Friday Roundup – Bicycle Bits & Pieces

DeFeet named business of the year for 2012 by Business North Carolina Magazine

  • DeFeet has been named Business of the Year for 2012 by Business North Carolina. Congrats Shane! (PR copied after the break)
  • We’re happy to say the alarm over the Blue Ridge Parkway ban on cycling was perhaps a bit inflated. Bicycle Retailer has an interview with the parkway’s superintendent, Phil Francis, that says the biggest issue is simply a lack of funds to improve services. Still, it’s worth putting in your two cents as it reinforces that the BRP should remain open to cyclists forever. Comment period closes today, here’s the link.
  • The NTSB is considering a recommended ban on ALL cell phone use, including calls, hands free use and of course texting or typing for any reason. While the board’s recommendations don’t carry any legal weight, they reportedly have a lot of sway when it comes to state and federal law making.
  • Racer news: Jeremiah Bishop has re-upped with Cannondale Factory Racing’s UCI squad, and Geoff Kabush will lead a new U.S. based XC race team called the Scott – 3Rox Racing Team that’s got its sights set on the UCI calendar and 2012 Olympics along with select North American events.

PRESS RELEASE: DeFeet International HAS BEEN VOTED “BUSINESS OF THE YEAR” FOR 2012 by the publication BUSINESS NORTH CAROLINA. The award represents a milestone for DeFeet, a company that was brought to it’s knees by a devastating fire in 2001. DeFeet was chosen from a long list of great North Carolina businesses in many different business categories. Shane Cooper, DeFeet’s founder, President, and “Chief Sockologist”, received the award in person.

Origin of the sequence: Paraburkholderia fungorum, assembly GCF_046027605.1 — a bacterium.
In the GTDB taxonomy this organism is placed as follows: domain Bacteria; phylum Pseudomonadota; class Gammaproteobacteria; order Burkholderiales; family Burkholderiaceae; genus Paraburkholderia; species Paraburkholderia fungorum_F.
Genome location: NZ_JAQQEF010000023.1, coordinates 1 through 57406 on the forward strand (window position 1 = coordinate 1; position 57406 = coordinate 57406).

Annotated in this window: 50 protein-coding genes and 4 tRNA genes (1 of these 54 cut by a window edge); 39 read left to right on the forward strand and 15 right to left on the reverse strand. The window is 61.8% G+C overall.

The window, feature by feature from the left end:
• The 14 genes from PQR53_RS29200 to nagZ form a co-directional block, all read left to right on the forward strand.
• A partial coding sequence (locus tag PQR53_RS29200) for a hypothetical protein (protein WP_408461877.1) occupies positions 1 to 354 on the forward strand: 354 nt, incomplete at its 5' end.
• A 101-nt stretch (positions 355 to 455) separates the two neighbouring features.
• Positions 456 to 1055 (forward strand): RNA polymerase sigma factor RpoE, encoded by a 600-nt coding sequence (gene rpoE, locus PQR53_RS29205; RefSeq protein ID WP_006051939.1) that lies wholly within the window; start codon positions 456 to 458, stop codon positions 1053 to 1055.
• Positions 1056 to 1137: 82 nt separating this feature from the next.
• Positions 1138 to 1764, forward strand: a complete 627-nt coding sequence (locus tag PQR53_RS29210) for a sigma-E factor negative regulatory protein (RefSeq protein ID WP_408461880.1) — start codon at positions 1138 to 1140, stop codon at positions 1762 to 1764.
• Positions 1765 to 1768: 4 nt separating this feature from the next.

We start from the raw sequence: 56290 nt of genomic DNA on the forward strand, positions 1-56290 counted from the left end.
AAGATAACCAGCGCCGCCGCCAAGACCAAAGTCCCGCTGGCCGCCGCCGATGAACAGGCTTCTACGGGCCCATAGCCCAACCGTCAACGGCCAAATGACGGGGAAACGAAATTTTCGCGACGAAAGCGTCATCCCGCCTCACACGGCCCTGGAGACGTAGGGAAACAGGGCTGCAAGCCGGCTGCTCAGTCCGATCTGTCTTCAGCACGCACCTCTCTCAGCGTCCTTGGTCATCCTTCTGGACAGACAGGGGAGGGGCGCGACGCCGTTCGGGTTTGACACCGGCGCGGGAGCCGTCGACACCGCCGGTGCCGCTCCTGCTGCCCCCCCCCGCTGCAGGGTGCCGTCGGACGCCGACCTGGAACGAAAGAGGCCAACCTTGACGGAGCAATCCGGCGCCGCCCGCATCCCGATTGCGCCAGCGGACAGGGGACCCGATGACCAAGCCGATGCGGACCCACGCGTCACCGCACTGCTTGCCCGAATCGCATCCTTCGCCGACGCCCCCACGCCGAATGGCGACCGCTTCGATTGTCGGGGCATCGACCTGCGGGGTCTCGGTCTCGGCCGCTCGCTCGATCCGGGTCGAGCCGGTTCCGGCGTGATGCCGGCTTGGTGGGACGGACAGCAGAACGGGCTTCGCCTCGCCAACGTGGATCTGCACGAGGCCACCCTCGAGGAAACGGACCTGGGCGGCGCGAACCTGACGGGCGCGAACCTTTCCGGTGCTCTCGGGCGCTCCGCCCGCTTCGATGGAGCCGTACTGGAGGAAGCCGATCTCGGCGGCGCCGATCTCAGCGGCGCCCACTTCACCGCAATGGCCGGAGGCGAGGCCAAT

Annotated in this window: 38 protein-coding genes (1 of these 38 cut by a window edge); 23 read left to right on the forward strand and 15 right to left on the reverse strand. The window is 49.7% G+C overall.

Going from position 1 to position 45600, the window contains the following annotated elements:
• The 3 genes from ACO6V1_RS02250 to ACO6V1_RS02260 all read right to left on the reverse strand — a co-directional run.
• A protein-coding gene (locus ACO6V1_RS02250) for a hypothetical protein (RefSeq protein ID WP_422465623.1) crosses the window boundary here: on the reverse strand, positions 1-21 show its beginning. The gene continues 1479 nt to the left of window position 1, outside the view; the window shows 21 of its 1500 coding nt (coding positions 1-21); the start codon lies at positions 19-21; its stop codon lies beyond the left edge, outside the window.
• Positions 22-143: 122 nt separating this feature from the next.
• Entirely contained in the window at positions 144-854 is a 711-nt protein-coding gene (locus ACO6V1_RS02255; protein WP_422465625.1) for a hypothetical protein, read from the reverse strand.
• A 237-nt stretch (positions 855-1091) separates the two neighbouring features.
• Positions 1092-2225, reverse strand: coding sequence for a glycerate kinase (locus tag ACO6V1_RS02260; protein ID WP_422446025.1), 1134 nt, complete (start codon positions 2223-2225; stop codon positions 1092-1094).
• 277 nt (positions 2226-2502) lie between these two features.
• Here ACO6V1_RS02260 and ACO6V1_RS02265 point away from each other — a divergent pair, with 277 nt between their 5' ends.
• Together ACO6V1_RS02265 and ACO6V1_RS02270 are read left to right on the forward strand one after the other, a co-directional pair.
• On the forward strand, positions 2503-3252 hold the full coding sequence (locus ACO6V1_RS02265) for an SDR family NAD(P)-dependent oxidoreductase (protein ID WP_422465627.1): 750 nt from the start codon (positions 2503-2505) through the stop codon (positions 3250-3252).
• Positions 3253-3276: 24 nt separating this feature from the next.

Cooper, who is pictured on the cover of the magazine (see enclosed picture and cover story) is emotional about the award. “This award represents so much to me and our team. DeFeet is now a 20 year old company that very nearly didn’t survive because of the catastrophic events we faced. After two decades, we are getting stronger from our experiences. We are no longer a teenager.” While DeFeet beat out many companies in flashier industries like high tech, Cooper keeps it in perspective. “DeFeet has always been proud to manufacture in North Carolina. Made in USA is not a cliche term. It’s what we do and it’s important to us.”

For DeFeet, being recognized across a spectrum of industries in it’s home State is a unique experience. The company credits the process of building enduring products for the vibrant sports that it cares deeply about. Cooper shares that “Love for the cycling, running and outdoor industries that we build for is what drives us and what made this possible. They really are special markets. The pursuits that are healthy and life-enhancing. Completely worthwhile ways to spend your time personally and in business.”

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